AKRON, Ohio (AP) — A small business jet whose owner said it was carrying nine people crashed into an apartment building with a huge bang on Tuesday, shaking furniture in homes several blocks away. Authorities hadn't confirmed how many people were aboard but said there were at least two deaths and they didn't expect any survivors.
Investigators were trying to determine how many people were on the 10-seat Hawker H25 jet, but confirmed two deaths early on, said Lt. Sierjie Lash, an Akron fire department spokeswoman. No one was inside the small brick apartment building or another home that caught fire, she said.
Plane owner Augusto Lewkowicz said two pilots and seven passengers were on the flight. He said he had talked to investigators and was trying to contact families of the victims.
The jet, which took off from Dayton, had planned to land at Akron Fulton International Airport, about 2 miles from where it crashed. It clipped a utility wire on the way down and burst into flames and disintegrated after impact, Ohio State Highway Patrol Lt. Bill Haymaker said.
The plane then hit an embankment beyond the apartment building, causing a nearby house to also burn, he said. There were no known injuries on the ground, he said.
Witnesses reported hearing explosions when the plane hit.
"I heard a big bang, and my couch shook twice," said Carrie Willis, who lives several blocks away.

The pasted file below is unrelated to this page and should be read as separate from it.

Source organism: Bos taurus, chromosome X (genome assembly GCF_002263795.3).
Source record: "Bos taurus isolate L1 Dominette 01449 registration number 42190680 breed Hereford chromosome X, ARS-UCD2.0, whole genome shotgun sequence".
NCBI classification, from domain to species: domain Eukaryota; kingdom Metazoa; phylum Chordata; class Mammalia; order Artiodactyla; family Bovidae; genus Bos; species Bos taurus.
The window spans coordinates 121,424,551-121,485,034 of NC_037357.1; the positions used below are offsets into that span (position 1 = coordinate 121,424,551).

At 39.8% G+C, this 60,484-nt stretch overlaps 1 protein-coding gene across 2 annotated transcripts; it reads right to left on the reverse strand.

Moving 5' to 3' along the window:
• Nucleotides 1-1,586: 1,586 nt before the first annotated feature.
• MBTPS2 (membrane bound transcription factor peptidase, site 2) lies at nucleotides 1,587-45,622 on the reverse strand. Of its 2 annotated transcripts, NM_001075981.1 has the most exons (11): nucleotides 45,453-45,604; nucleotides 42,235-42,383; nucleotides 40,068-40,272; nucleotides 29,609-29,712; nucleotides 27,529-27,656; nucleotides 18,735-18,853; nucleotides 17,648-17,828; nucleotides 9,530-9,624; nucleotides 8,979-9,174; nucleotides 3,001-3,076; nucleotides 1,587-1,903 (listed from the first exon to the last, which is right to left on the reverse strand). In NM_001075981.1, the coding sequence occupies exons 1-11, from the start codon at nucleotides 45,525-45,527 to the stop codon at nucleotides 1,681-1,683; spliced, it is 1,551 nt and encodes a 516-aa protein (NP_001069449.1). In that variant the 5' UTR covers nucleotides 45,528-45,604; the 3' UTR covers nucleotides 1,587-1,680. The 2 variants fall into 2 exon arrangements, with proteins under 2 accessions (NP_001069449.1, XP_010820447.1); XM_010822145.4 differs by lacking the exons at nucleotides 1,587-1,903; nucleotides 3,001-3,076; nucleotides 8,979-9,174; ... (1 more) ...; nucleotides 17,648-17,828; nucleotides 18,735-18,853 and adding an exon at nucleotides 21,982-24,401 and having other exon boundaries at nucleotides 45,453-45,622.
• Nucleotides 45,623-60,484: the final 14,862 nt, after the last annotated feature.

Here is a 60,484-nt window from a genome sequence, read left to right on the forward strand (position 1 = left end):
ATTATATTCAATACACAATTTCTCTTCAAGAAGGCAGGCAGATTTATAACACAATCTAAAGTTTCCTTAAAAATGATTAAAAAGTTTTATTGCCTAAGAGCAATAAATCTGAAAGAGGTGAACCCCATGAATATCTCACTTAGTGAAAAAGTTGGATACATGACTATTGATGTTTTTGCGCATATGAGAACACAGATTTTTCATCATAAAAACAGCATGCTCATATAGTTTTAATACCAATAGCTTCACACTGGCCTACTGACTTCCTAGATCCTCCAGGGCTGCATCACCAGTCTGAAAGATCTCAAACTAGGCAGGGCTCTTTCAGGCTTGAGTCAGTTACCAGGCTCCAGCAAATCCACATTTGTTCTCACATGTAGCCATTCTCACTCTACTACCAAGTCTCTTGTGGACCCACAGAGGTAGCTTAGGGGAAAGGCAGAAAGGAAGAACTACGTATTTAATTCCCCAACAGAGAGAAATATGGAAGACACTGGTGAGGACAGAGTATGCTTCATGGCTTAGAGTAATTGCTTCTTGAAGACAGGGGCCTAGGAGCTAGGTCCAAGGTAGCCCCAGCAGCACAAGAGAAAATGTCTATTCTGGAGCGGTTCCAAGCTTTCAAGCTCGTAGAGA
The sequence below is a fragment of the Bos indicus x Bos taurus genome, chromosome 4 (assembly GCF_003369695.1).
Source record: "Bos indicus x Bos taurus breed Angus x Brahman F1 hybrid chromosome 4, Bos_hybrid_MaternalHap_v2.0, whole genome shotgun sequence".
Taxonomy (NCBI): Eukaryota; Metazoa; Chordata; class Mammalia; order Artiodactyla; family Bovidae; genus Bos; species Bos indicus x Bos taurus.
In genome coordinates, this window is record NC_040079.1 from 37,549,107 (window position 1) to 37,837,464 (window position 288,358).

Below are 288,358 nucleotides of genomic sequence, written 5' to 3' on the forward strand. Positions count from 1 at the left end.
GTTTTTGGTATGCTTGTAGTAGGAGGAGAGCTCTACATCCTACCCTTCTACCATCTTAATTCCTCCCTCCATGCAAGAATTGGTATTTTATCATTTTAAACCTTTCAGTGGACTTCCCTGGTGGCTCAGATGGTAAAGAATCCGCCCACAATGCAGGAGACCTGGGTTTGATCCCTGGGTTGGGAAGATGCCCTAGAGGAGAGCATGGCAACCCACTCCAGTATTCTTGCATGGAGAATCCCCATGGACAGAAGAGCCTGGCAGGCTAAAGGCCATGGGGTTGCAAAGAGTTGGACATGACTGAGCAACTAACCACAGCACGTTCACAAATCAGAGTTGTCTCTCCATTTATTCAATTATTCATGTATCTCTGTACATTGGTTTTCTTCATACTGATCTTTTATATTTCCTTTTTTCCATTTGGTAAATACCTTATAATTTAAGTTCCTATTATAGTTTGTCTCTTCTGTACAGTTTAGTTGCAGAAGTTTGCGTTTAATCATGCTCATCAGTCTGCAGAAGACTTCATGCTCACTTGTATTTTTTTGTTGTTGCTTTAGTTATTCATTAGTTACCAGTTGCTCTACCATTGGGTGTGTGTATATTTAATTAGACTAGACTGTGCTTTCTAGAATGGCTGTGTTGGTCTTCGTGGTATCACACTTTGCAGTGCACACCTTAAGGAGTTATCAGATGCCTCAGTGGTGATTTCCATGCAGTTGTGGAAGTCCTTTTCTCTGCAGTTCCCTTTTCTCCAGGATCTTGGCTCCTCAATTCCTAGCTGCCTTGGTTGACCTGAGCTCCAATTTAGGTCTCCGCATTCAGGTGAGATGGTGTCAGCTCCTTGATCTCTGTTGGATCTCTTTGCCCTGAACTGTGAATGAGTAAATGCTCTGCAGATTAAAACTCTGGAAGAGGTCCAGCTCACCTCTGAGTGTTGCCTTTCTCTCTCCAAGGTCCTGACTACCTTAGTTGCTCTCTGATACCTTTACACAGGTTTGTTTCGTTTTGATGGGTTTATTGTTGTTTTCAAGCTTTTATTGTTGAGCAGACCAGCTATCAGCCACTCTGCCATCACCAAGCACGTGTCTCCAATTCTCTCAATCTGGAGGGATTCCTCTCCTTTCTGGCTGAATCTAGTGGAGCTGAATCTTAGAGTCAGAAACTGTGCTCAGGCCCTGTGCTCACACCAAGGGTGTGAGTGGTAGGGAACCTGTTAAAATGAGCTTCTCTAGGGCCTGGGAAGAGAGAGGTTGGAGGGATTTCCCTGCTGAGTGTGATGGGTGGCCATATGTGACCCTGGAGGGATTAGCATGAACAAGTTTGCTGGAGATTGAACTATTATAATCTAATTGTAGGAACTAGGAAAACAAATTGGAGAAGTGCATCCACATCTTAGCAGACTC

The front of the two-story apartment building was destroyed.
A woman who lives about a block away and was driving home with her grandson at the time said she saw the plane crash into the building and burst into flames.
"This plane just dropped out of the sky, veered and crashed into the apartment building," Roberta Porter said.
She said it's scary to think that if she had been driving faster the plane may have clipped her car.
Another witness, Jesse Moon, told WEWS-TV that he was six blocks away when the plane went down and he ran over to the area.
"Everything was gone," he said. "It looked like a bomb exploded."
A mass-fatality team planned to begin working at daylight Wednesday to sift through the wreckage and recover bodies of the victims. Summit County Medical Examiner Dr. Lisa Kohler said Tuesday night that authorities still hadn't confirmed how many people were on the plane.
Inspectors from the Federal Aviation Administration and the National Transportation Safety Board were due at the scene of the crash, whose cause was unknown.